The government should replace the “broken” business rates system with a new model that maintains income for local authorities and supports pubs, finds a report by Parliament’s Treasury Select Committee.
The MPs said tweaking the current system through reliefs does little to address the negative aspects of the tax and “simply demonstrates how broken the system is.”
The report said that the government should examine different alternatives in time for the Spring Statement next year.
CAMRA has reiterated its call for a root and branch reform business rates to make it fit for a modern economy.
National chairman Nik Antona said: “Pubs pay 2.8% of the Business Rates bill but only account for 0.5 per cent of total business turnover. This is an overpayment of around £500 million by the sector each year.
“The report highlights that Business Rates do not fall upon all businesses equally and they place a far greater cost on bricks and mortar, than those that operate mainly online.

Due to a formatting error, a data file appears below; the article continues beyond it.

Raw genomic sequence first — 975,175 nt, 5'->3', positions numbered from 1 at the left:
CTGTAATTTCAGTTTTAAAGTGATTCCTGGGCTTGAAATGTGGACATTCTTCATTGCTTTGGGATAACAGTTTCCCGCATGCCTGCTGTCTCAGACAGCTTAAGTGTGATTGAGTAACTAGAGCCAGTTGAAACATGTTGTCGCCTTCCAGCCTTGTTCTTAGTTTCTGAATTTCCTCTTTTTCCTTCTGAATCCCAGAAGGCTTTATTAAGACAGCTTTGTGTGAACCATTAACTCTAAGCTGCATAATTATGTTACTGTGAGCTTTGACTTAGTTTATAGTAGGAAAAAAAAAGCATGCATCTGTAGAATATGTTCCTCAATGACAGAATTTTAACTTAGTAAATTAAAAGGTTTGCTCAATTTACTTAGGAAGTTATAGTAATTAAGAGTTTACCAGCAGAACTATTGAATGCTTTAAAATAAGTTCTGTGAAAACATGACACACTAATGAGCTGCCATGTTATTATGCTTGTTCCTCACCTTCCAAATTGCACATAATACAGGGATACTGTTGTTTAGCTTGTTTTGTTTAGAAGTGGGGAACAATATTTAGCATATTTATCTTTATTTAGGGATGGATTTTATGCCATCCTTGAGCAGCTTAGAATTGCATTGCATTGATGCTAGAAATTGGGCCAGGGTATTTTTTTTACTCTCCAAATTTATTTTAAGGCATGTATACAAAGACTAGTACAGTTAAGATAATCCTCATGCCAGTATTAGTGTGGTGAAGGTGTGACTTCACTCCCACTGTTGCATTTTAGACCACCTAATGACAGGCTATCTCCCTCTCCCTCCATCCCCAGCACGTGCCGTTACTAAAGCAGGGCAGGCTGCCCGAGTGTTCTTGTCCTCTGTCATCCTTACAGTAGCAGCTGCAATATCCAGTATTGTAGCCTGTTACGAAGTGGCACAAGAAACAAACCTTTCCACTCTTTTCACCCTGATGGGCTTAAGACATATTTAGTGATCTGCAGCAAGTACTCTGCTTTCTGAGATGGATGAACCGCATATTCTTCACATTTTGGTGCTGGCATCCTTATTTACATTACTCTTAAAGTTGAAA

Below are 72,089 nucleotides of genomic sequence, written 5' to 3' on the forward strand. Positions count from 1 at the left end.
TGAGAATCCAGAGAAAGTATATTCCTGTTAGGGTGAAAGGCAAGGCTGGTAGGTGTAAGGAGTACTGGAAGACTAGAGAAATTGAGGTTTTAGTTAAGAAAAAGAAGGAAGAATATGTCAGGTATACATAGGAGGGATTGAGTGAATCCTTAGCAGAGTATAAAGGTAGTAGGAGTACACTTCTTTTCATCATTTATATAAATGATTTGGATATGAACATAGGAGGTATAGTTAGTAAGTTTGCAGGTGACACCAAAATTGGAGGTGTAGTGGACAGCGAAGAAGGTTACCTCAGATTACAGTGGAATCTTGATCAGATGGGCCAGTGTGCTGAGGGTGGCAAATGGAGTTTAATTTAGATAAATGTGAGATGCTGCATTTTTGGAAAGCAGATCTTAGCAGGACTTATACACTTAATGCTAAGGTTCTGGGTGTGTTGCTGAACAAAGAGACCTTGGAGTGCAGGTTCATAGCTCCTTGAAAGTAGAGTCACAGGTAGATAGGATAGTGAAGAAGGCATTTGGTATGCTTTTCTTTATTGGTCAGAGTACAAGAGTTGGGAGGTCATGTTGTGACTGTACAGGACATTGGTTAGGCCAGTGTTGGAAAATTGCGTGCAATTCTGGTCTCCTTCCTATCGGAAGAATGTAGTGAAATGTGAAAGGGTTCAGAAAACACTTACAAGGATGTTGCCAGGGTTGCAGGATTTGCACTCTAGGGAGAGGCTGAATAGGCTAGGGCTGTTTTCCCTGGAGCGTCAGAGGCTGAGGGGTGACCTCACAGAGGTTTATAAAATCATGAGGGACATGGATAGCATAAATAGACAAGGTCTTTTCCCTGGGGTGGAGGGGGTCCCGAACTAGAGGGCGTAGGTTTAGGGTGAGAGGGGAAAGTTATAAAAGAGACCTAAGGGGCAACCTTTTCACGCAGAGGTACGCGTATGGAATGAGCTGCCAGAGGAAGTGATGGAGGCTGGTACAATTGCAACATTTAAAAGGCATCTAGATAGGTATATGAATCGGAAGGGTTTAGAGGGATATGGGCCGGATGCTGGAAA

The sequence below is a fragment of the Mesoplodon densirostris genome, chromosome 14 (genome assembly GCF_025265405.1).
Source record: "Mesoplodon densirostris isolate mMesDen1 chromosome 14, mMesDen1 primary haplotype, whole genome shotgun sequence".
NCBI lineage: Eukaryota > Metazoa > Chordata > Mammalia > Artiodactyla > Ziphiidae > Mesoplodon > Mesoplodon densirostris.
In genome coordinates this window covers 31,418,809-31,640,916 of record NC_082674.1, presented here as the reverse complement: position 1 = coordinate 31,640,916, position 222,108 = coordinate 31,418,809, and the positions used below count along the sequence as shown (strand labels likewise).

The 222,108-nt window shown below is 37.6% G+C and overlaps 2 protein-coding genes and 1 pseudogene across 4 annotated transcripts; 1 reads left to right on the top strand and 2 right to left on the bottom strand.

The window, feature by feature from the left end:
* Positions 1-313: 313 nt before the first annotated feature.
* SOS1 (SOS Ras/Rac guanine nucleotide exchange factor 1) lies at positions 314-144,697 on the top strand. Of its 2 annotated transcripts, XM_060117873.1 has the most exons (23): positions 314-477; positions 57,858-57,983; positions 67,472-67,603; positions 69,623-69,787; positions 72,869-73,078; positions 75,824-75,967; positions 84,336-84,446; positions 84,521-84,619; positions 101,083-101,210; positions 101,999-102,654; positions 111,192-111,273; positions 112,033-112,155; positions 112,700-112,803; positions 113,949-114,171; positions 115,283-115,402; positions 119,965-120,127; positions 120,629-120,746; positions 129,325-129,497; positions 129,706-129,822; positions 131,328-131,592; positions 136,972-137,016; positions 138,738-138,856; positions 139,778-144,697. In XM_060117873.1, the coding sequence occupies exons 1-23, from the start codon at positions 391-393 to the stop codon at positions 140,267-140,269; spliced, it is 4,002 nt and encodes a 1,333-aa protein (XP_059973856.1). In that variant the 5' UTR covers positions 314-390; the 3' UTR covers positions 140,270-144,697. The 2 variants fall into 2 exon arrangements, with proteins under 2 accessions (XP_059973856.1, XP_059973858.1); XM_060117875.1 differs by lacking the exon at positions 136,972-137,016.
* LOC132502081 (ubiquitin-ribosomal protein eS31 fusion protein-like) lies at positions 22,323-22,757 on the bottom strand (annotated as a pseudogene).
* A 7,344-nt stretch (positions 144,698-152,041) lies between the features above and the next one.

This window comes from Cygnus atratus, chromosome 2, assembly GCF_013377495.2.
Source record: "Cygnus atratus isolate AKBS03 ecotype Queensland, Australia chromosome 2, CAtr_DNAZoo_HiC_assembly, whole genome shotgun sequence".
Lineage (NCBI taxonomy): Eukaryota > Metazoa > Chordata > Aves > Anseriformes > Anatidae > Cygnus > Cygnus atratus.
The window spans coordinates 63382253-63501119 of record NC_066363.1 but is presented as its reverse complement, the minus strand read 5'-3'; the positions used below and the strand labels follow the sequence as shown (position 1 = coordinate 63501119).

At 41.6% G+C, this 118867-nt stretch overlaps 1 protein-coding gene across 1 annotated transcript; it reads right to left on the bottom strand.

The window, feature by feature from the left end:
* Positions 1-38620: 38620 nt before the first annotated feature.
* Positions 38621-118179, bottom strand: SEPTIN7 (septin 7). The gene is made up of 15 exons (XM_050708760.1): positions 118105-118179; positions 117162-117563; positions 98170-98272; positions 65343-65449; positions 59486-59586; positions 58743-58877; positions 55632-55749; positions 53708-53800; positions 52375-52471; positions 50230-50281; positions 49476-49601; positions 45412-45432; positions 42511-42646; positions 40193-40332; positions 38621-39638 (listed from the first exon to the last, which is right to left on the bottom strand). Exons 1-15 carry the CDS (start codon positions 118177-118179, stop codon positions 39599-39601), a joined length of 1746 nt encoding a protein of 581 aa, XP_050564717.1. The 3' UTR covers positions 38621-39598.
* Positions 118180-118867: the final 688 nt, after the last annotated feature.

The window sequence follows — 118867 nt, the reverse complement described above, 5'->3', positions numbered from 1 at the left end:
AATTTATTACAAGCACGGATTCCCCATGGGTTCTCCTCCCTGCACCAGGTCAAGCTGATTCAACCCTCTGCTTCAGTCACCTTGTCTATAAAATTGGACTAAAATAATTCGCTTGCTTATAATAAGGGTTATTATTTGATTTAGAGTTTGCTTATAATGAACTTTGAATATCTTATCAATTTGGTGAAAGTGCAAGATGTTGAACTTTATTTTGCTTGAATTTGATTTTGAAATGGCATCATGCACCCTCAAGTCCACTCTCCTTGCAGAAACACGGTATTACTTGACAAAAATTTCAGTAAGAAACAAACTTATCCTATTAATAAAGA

“The crucial role that pubs play as the social heart of many communities cannot be moved online.
British Beer and Pub Association public affairs director David Wilson said: “The Treasury Select Committee is absolutely right to support our call for reform of business rates. The current system is particularly unfair on pubs who pay 2.8 per cent of the entire business rates bill despite accounting for just 0.5 per cent of business turnover.
“The report also rightly highlights how the current system is a serious disincentive to investment, whereby people who put significant funds into improving their businesses are almost immediately punished with higher business rates.
“Business rates remain an unfair burden on pubs, this is especially acute when they are already being squeezed by other taxes such as unreasonably high beer duty. It is therefore imperative that the new Government treat this issue as a matter of urgency and reform the business rates system to help pubs and the communities they serve.”
In Northern Ireland an inquiry into high business rates here will be stalled by an election and continued lack of devolved government, DUP MP Sammy Wilson has said.
The MP, who was appealing to the chairman of the NI Affairs Committee to consider an inquiry into why business rates here remain consistently higher than elsewhere in the UK.
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